NASA’s Mars Sample-return Plans Get a Boost in 2021 Budget Request

Released on February 10, the 2021 budget request allocates $25.2 billion to NASA which is roughly 12-percent more than they received in 2020. $233 million will be allocated for “Mars Future Missions” which aims to get pieces of the Red Planet to Earth, as early as 2031.

“Mars Future supports the development of the Mars Sample Return (MSR) mission that is planning to enter formulation (Phase A) as early as the summer of FY 2020,” NASA officials wrote in a description of the agency’s proposed 2021 allocation.

“In FY 2021, MSR formulation activities include concept and technology development, and early design and studies in support of the Sample Return Lander and the Capture/Containment and Return System,” they added. “Mars Future also supports a study of the facility required for handling of returned samples.”

 

 

Want to be an Astronaut? NASA Will Accept Applications Soon

From March 2 to 31, individuals interested in flying to the International Space Station – and possibly even to the moon as part of the Artemis program – will be able to send their applications and resumes to NASA. For the first time, the application to become an astronaut will include a two-hour online assessment.

Requirements to apply include:

  • U.S. citizenship.
  • A master’s degree in a STEM field: engineering, biological science, physical science, computer science or mathematics. The master’s degree requirement can be met with two years of work toward a doctorate program in a STEM field; completed medical doctor degree or doctorate of osteopathic medicine; or completion of a test pilot school program.
  • Two years of “related, progressively responsible professional experience, or at least 1,000 hours of pilot-in-command time in jet aircraft,” NASA said.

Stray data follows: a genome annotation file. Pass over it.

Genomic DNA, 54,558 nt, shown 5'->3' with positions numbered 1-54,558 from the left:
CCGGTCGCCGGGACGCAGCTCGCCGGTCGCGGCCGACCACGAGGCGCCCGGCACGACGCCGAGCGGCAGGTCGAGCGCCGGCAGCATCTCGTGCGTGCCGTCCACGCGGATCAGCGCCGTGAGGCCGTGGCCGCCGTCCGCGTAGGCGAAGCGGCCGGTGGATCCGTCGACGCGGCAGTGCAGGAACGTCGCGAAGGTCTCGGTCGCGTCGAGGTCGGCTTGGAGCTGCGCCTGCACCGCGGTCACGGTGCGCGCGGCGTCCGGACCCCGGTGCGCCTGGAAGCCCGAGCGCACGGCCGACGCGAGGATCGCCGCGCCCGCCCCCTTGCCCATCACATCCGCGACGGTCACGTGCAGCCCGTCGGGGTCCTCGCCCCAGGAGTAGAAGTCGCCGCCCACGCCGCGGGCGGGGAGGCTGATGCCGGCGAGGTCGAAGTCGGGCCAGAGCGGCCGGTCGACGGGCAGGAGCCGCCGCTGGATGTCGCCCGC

If selected, candidates must pass the agency’s long-duration physical. NASA hopes to make the final decisions by mid-2021.

If interested, applications will be available on usajobs.gov. To learn more, visit nasa.gov/astronauts.

 

 

SpaceX Will Let You Book a Rocket Launch Online Starting at $1 million

Rideshare services are more popular than ever, so it makes sense that SpaceX is starting its own service. SpaceX recently launched a new web-based booking tool for its rideshare Falcon 9 launches, a service for small satellite customers who don’t have the budget or need to book a full rocket, which can cost upwards of $60 million.

Prices for the rideshare services that SpaceX is offering start at $1 million for payloads ranging up to 200 kg (440 lbs), with additional weight adding $5,000 per kg to the cost.

The booking tool will ask you for a desired orbit, which clients can pick from polar orbit (a line that runs over both poles at 90 degrees to the equator), Sun-synchronous orbit (a specific orbit that allows solar panels to work continuously), or low-Earth orbit (Earth-centered at up to altitudes of 2,000 km).

To book your mission, visit https://www.spacex.com/smallsat.